Disease

Oak wilt found in Forest Co. and northern townships

By forest health specialists Paul Cigan, Hayward, paul.cigan@wisconsin.gov, 715-416-4920 and Linda Williams, Woodruff, linda.williams@wisconsin.gov, 920-360-0665

Oak wilt has been found for the first time in Forest County and several new northern townships in 2019. These previously undocumented infections were detected using a combination of ground surveys, forester and landowner reports and aerial survey flights. This deadly fungal disease of red oaks has now been confirmed in 65 of Wisconsin’s 72 counties.

Updated oak wilt detection map shows new county and township detections described in text.

Oak wilt detection map as of January 1, 2020.

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Protect your trees from disease by pruning when they have no leaves

By Paul Cigan, forest health specialist, Hayward, paul.cigan@wisconsin.gov, 715-416-4920

With the new year upon us, healthy lifestyle habits are sure to be on many people’s minds as they plan for changes in diet and exercise. The new year is also the perfect opportunity to make healthier choices for trees! Winter is the ideal time for tree pruning while avoiding harmful, disease-carrying pests such as the tiny beetles that carry oak wilt from one tree wound to another.

Woman pruning a tree with no leaves on it.

Pruning during winter is less likely to invite unwanted, disease-carrying pests like the beetles that carry oak wilt from one tree to another. Credit: sasapanchenko.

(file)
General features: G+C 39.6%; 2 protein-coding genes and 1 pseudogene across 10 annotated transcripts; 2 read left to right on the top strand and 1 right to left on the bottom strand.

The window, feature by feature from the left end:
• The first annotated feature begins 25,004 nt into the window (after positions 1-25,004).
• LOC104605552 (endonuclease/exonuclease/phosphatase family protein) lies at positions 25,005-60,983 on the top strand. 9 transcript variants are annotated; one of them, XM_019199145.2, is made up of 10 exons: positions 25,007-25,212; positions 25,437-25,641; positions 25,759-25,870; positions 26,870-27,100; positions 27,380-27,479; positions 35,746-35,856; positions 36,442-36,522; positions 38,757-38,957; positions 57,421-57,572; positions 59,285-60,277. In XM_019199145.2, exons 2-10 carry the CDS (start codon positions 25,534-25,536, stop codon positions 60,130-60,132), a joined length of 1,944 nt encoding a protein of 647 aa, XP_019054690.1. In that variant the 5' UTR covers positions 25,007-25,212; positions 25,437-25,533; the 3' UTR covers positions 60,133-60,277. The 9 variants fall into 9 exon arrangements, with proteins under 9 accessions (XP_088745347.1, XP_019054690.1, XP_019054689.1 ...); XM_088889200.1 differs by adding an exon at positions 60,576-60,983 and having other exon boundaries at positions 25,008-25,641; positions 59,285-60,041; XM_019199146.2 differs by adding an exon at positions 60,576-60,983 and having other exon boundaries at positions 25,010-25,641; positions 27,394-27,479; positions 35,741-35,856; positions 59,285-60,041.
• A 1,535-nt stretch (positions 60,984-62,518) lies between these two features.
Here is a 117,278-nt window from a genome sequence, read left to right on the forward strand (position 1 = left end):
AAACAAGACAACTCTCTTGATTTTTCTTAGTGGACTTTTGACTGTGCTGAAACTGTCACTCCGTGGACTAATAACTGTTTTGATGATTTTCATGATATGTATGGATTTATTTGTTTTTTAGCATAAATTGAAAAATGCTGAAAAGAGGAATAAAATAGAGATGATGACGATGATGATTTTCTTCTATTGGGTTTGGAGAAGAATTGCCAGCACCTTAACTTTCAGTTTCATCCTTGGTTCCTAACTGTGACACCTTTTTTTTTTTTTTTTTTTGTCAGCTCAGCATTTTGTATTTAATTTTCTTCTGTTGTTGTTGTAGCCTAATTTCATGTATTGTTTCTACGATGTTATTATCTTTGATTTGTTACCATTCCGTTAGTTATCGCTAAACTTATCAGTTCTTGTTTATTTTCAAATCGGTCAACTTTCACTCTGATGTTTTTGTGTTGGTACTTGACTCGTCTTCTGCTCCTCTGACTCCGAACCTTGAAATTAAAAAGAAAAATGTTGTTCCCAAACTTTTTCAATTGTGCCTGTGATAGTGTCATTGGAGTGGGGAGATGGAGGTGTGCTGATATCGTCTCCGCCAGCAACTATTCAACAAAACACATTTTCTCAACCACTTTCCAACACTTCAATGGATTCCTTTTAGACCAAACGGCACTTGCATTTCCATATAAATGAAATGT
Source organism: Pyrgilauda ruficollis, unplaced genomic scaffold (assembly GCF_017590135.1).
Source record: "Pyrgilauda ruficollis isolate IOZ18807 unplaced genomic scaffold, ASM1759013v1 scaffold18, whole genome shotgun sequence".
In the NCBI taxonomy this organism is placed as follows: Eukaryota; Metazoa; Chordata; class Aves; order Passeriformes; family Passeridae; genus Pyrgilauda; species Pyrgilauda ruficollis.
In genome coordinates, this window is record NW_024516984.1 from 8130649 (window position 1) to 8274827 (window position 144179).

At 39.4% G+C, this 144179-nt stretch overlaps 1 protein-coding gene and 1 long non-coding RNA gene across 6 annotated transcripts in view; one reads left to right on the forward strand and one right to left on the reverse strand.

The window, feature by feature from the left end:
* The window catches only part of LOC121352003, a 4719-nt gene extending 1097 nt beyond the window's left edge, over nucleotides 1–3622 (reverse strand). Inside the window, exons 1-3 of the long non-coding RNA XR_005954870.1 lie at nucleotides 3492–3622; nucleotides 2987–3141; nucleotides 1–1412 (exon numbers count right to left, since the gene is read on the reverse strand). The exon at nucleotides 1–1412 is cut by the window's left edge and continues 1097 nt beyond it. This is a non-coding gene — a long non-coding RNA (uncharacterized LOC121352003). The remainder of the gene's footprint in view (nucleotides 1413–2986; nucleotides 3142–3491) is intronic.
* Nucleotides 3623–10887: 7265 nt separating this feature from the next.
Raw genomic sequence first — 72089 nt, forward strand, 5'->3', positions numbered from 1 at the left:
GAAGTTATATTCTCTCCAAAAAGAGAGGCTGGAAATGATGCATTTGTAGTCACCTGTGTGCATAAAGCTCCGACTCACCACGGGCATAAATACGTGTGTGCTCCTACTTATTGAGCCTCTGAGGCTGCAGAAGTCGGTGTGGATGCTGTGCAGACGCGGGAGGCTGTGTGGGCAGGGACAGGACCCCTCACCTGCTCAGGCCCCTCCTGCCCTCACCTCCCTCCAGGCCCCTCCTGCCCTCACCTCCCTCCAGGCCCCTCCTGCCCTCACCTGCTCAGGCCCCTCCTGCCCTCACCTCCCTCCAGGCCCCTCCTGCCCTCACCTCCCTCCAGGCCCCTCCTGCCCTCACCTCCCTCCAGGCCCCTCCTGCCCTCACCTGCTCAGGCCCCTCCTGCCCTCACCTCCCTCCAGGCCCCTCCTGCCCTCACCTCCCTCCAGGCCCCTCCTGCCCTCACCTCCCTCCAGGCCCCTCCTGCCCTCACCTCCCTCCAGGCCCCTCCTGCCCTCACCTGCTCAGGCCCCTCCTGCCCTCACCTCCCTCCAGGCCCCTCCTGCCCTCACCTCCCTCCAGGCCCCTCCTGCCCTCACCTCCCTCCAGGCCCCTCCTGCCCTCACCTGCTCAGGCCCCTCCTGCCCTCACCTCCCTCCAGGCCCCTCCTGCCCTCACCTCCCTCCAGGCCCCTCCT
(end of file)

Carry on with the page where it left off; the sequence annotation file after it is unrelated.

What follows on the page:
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Invasive plants, ticks and you

Most people are familiar with the impacts of invasive plants to natural areas, but did you know that invasive plants can be hazardous to human health? Did you also know there is a new app available to learn about tick activity near you and help researchers by recording your own tick encounters?Forested setting with tree in foreground and sign attached to tree that says beware of ticks. Continue reading “Invasive plants, ticks and you”

Pine wood nematode in Waushara County

By Alex Feltmeyer, forest health specialist, Plover, alexandra.feltmeyer@wisconsin.gov, 715-340-3810

Pine wood nematode (PWN) was recently found to be infecting Scotch pine in Waushara County. Symptoms of pine wood nematode include rapid crown browning (within 3 months) in late summer, rapid drying of wood and presence of blue-stain fungi in the wood.

Row of pine trees with browning needles from pine wood nematode infestation.

Symptomatic trees dying from pine wood nematode. Photo by Alex Feltmeyer. 

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Fall is a great time to look for HRD

By Mike Hillstrom, forest health specialist, Fitchburg, Michael.Hillstrom@wisconsin.gov, 608-513-7690

Considered one of the most destructive diseases of conifers in the northern hemisphere, HRD is very difficult to eradicate once established. Infestation of a conifer stand may significantly impact stand management, making early detection of the disease extremely important.